Teaching the difference between a fixed mindset and a growth mindset is a common first step for people seeking to build a learning culture, but this phase will often reach more students more deeply when they first learn about the science of how we learn, as discussed in phase two above.

MindsetWorks provides many resources for teaching about mindsets. The Mindset Continuum chart identifies mixed mindsets and begins to show the progression and provides identifiers for growth. There are a number of common misconceptions about learning cultures, and it is worth getting familiar with a few of the many recent articles addressing them.

 

4. Feedback and the Power of Praise

Providing feedback, and especially praise, can shape a learner’s inner voice, as the feedback we give sets the tone for how we see learning and for how students see themselves as learners.

While some learners are instantly motivated by hearing what a good job they did, others may perceive it as being inauthentic because a relationship of trust hasn’t been established. When praise isn’t immediately welcomed, it can feel as though the student is being disrespectful or stubborn, but it could also simply be that the student doesn’t feel worthy of the praise because of low or vacant self-esteem. According to to Dr. Joy Degruy, “Individuals arrive at their self-esteem: first, as a result of the appraisals of the significant others in their lives; later, as a result of having their contributions appropriately recognized; and finally, as a result of the meaningfulness of their own lives.”

Praise must be implemented in three phases with the most important step being the first, relationship building. Learners, especially black and brown learners, are sometimes made to feel submissive which makes it difficult to receive and appreciate praise. Often when praise is given, especially in the larger societal context, it’s for skills unrelated to academics which continues to cement that praise for being “smart” is not for them and can’t be true.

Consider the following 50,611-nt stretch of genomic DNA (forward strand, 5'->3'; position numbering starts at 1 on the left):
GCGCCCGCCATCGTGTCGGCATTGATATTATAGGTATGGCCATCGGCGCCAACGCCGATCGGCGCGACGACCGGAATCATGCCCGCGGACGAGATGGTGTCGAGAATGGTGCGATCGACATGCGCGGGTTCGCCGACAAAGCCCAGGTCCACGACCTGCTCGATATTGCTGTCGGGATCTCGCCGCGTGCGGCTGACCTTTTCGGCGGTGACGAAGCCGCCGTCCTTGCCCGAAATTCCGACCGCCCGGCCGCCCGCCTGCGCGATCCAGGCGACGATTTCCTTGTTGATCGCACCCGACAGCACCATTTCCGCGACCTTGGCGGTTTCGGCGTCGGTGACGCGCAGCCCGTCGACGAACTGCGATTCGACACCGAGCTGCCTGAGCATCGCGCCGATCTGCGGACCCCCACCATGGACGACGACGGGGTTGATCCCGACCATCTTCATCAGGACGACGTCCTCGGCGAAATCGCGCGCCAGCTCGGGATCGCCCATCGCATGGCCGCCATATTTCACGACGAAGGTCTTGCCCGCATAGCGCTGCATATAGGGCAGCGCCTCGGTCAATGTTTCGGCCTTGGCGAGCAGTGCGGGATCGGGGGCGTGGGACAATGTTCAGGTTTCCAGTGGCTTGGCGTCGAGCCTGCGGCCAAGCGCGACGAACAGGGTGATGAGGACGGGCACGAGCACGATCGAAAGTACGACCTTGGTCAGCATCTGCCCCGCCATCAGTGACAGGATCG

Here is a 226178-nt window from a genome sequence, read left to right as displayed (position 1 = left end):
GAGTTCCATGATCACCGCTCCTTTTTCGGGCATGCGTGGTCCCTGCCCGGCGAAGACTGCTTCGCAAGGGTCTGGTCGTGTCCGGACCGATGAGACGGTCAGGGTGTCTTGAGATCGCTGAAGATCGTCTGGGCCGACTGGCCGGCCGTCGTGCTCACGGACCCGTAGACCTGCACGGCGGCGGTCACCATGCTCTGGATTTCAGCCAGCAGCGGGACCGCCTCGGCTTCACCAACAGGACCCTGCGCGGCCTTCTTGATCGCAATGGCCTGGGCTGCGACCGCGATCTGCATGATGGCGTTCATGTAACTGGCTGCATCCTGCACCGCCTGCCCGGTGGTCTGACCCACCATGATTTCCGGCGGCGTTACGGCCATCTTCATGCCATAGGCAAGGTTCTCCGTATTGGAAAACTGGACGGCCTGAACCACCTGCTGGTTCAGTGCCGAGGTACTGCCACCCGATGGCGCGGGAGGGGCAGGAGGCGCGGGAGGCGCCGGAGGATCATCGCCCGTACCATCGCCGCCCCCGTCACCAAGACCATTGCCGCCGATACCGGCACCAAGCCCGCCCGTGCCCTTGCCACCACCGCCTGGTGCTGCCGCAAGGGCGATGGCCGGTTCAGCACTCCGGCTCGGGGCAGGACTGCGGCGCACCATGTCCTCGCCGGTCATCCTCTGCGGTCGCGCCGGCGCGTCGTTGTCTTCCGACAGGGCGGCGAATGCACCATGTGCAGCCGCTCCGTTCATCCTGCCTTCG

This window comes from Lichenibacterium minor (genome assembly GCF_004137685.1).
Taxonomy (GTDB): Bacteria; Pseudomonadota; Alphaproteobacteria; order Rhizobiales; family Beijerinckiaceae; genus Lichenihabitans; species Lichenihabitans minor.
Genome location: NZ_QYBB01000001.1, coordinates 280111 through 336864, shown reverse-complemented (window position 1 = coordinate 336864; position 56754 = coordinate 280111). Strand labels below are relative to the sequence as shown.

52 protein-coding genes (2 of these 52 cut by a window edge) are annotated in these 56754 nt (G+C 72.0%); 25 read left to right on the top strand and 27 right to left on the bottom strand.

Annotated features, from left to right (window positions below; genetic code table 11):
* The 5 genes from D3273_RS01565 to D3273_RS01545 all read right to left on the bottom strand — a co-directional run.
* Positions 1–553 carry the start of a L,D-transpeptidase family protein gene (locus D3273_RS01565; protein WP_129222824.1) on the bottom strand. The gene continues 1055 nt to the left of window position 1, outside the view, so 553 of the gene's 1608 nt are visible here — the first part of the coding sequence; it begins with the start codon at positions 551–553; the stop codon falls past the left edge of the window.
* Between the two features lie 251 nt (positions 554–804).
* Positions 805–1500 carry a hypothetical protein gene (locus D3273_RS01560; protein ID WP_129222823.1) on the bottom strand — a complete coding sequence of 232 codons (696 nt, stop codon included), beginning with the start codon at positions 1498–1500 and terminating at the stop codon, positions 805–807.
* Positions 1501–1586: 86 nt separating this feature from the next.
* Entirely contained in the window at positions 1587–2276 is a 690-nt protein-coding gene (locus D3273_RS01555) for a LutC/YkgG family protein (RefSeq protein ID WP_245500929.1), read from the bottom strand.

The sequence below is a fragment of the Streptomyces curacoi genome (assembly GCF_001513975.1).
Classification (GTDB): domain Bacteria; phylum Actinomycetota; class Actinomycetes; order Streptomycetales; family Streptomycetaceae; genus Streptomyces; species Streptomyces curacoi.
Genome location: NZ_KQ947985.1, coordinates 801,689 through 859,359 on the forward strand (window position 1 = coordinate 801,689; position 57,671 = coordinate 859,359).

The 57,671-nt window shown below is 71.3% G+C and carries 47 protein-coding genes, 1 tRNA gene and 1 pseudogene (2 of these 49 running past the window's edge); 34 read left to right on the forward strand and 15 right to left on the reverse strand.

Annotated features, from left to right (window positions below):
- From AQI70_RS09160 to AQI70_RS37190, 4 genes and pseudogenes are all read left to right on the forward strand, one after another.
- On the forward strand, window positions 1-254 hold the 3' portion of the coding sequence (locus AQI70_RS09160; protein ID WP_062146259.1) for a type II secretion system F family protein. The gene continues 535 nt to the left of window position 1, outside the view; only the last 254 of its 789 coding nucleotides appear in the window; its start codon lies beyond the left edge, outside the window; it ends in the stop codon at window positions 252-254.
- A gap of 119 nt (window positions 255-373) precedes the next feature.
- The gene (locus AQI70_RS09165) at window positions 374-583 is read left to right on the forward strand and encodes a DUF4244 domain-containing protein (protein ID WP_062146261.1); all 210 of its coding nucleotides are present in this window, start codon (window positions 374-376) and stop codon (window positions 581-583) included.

If we praise the process when productive struggles have occurred, then we are saying this is learning and learning is not easy.  In our opening example of math quizzes, what we choose to praise sends a message. Instead of noting when things were quick/easy we can call out productive struggles instead.

Teachers can practice adding to their repertoire of providing feedback and giving praise. One way to do this can be as simple as reviewing suggested sentence stems or praise like the ones provided by Mindset Works and reviewing them to help grow a feedback toolkit of phrases.

5. Using Your Inner Voice, Self-Talk

To change a mindset, learners need tools to reframe this voice and to build productive self-talk as they approach challenges. It is a good start to be aware of a fixed mindset or to even be aware of negative self-talk, but it is necessary to also provide strategies and tools to support growth. Teaching strategies facilitates all learners to believe in themselves and their ability to grow their intelligence.

A place to start is through mindful observations of your learners that are more like running records than a quick assumption. Kristine Mraz and Christine Hertz Hausman expand on this further in their book, A Mindset for Learning, with a chart of observable behaviors of learners and the examples of self-talk that may be occurring. They recommend noticing groups of learners that may not start right away, or get stuck or stalled. To observe which learners may only try once or perseverate on a small task. These observations will help prepare future discussions and conferring opportunities where learners reflect on a recent struggle and how they felt during that process.

You could also generate a class list by collecting examples of nonproductive self-talk and brainstorm alternatives. See an example of this practice below. Classmates can then practice this with a trusted partner, or as trust and the culture grows this list can be posted for peers to support one another. When peer to peer language changes, the learning environment changes.

By creating a student culture of trust, respect and agency and consistently practicing growth mindset thinking, students will feel accepted in their learning community and will be ready to take on new learning challenges and encourage their learning community to do the same.

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Rebecca Midles

Rebecca Midles

Rebecca Midles is the Vice President of Learning Design at Getting Smart and is an innovator in competency education and personalized learning with over twenty years of experience as teacher, administrator, board member, consultant and parent.